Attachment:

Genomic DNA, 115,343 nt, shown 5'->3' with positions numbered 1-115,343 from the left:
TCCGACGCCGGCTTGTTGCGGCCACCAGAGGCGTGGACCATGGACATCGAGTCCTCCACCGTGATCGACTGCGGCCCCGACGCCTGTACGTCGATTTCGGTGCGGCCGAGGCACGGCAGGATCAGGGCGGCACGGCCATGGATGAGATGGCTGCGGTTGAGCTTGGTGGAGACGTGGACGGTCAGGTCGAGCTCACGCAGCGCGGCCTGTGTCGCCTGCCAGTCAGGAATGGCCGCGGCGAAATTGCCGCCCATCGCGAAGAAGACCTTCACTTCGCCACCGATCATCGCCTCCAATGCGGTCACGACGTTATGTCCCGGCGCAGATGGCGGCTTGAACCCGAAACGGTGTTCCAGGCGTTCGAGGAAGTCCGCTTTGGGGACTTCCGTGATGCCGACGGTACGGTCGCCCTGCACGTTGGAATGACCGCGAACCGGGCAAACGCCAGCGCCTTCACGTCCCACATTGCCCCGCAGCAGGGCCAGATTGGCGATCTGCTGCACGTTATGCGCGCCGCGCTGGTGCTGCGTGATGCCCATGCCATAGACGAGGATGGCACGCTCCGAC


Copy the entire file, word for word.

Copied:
Genomic DNA, 115,343 nt, shown 5'->3' with positions numbered 1-115,343 from the left:
TCCGACGCCGGCTTGTTGCGGCCACCAGAGGCGTGGACCATGGACATCGAGTCCTCCACCGTGATCGACTGCGGCCCCGACGCCTGTACGTCGATTTCGGTGCGGCCGAGGCACGGCAGGATCAGGGCGGCACGGCCATGGATGAGATGGCTGCGGTTGAGCTTGGTGGAGACGTGGACGGTCAGGTCGAGCTCACGCAGCGCGGCCTGTGTCGCCTGCCAGTCAGGAATGGCCGCGGCGAAATTGCCGCCCATCGCGAAGAAGACCTTCACTTCGCCACCGATCATCGCCTCCAATGCGGTCACGACGTTATGTCCCGGCGCAGATGGCGGCTTGAACCCGAAACGGTGTTCCAGGCGTTCGAGGAAGTCCGCTTTGGGGACTTCCGTGATGCCGACGGTACGGTCGCCCTGCACGTTGGAATGACCGCGAACCGGGCAAACGCCAGCGCCTTCACGTCCCACATTGCCCCGCAGCAGGGCCAGATTGGCGATCTGCTGCACGTTATGCGCGCCGCGCTGGTGCTGCGTGATGCCCATGCCATAGACGAGGATGGCACGCTCCGAC